Carlos who? A trip to Ewood Park proved just the tonic to clear the noxious atmosphere that has enveloped Manchester City following Carlos Tevez’s alleged refusal to appear as a substitute during the team’s 2-0 defeat at Bayern Munich on Tuesday. During a second-half in which City seemed to emancipate themselves from the Argentine forward, four goals were plundered from Blackburn Rovers to secure an emphatic win.
While the subtext of Tevez’s suspension threatened to derail what had hitherto been an exhilarating start to the season, the lowly status of Saturday’s opponents certainly acted to help Roberto Mancini’s men. Few clubs in the land share the Eastlands club’s capacity for self-induced implosion, so a visit to a side beset by internal problems of their own must surely have acted as a relief. Blackburn are a club in disarray following a torrid start to the 2011-12 season, with a small but vocal minority of their support more interested in forcing manager Steve Kean out of the club than supporting the team.
A manager put under undue pressure himself following the preceding week’s shenanigans, Mancini must have felt some sympathy with his opposite number come 4:50pm on Saturday. However, whatever his words of consolation to the beleaguered Kean may have been, sympathy for the Scot was secondary to sheer relief.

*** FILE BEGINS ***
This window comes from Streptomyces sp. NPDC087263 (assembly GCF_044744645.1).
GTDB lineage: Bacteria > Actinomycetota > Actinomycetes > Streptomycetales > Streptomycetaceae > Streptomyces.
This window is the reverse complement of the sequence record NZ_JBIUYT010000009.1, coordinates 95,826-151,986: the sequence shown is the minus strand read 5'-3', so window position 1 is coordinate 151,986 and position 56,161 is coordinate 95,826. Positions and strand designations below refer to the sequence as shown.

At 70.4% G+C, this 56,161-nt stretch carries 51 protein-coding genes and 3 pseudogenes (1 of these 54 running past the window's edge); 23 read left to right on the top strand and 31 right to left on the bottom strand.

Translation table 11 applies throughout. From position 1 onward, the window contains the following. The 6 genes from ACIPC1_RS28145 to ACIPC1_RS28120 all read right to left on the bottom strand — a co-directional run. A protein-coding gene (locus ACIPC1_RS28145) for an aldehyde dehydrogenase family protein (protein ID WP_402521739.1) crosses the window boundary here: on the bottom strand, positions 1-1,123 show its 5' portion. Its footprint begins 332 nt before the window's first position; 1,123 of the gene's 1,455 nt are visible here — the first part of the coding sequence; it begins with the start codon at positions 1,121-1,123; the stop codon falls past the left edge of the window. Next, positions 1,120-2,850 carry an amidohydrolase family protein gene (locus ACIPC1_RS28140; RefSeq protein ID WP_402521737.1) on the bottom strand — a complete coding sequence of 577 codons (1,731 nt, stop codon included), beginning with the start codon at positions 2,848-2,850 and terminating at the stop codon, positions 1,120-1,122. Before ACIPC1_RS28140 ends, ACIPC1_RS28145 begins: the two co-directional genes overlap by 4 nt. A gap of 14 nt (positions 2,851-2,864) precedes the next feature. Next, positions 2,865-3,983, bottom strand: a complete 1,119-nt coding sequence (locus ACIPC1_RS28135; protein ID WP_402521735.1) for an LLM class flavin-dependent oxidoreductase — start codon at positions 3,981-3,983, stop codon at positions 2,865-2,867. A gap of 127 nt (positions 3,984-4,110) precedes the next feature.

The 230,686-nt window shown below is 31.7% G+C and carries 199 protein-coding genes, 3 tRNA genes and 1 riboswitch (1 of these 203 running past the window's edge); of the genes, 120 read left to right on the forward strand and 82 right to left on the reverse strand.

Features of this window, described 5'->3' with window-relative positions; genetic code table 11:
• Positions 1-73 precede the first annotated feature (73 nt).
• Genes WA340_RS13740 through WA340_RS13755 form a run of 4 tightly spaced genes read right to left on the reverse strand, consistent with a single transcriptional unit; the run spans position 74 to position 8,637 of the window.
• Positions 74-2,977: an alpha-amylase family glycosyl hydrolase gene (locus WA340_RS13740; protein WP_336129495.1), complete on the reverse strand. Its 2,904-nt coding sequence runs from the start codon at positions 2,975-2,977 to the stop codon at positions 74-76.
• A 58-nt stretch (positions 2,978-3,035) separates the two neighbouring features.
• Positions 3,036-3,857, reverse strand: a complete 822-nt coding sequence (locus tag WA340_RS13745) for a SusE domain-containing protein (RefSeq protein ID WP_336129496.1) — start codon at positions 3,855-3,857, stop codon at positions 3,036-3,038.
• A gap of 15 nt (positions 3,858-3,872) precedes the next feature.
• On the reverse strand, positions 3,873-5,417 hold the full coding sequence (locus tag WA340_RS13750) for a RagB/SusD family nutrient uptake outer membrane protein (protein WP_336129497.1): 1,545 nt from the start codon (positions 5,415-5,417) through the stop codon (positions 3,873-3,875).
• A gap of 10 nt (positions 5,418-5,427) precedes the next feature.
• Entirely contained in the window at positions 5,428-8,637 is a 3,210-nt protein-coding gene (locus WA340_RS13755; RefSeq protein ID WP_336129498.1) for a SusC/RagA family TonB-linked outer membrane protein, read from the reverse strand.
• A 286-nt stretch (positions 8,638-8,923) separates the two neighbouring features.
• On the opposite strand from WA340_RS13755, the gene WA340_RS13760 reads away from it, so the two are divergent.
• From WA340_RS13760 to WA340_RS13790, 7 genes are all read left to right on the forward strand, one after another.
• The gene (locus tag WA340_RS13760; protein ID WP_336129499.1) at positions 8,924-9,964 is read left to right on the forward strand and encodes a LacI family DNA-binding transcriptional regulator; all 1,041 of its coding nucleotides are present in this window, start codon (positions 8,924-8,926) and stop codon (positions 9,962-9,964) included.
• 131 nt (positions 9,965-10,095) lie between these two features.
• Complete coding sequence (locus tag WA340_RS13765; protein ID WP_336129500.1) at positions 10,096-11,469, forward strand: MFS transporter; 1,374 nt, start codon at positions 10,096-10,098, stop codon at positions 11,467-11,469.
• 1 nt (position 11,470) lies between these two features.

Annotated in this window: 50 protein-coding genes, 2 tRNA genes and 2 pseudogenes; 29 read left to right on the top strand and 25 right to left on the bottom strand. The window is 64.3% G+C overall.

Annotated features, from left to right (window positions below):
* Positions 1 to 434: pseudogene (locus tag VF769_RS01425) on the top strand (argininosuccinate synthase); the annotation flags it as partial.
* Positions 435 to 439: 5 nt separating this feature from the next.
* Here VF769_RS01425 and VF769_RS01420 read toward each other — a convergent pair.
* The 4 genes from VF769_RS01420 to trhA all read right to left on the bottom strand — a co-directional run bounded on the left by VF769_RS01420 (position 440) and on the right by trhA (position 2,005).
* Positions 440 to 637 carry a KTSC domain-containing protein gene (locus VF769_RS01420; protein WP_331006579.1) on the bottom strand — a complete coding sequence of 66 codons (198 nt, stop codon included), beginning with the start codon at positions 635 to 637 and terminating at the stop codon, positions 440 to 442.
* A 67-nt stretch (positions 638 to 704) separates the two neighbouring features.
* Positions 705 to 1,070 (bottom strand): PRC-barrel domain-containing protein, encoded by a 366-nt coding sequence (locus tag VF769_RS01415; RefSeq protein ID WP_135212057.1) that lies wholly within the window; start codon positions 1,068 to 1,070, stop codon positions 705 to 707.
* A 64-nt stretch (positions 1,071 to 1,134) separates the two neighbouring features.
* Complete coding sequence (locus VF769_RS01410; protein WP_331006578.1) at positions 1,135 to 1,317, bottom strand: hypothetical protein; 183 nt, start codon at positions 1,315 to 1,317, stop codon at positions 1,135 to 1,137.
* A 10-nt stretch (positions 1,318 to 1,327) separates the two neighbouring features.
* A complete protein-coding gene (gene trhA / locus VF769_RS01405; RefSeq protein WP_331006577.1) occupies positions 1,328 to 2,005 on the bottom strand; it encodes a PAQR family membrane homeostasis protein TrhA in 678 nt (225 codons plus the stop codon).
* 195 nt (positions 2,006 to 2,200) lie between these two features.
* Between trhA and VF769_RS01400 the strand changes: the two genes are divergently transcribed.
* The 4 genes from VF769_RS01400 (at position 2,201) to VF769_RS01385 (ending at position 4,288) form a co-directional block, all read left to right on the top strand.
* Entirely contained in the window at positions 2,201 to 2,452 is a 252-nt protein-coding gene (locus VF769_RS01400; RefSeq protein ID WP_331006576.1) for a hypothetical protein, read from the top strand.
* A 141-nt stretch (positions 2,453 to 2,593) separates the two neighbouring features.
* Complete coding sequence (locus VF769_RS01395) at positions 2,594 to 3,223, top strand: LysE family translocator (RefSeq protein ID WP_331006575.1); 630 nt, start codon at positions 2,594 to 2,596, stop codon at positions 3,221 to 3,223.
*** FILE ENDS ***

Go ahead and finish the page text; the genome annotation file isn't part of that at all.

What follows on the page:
Relief, firstly, at the conviction of the travelling fans’ support for him: 7000 fans in the Darwen End produced banners expressing disgust at the actions of their fallen idol and were indulging in chants that vigorously backed the Italian at Tevez’s expense. One could not help but notice the unequivocal nature of the support; a stark contrast to the previous season’s falling out between player and manager. On the one hand there is clear indication that the support has finally grown weary of Tevez’s selfishness and angling for a transfer. Perhaps more importantly, Mancini’s vision and style of football is finally convincing a crowd that craves unpredictability and thrills.
The result too – despite the fact the teams went in at half time level, a City victory was in no doubt – relieves the pressure which the constant media attention on the club has brought. The former Manchester United striker suspended for two weeks, and with no further comment on the situation authorised by the club, attention could once again return to the pitch; most importantly to the swashbuckling way in which City are cutting a swathe through Premier League defences.
A delicious Adam Johnson curler opened the scoring in the 56th minute. Before the hour mark, Mario Balotelli had added a poacher’s second, darting instinctively to the near post to convert a deadly Samir Nasri centre. As if to further erase memories of Tevez, Balotelli led the line with athleticism and commitment, finding himself unlucky when a sumptuous curling effort cannoned off the post. Not to worry, however, as Nasri too got on the scoresheet, given the freedom by Blackburn to slot into the bottom corner. Stefan Savic added a celebratory fourth, by which point – for a while at least – the Argentine’s actions seemed irrelevant.
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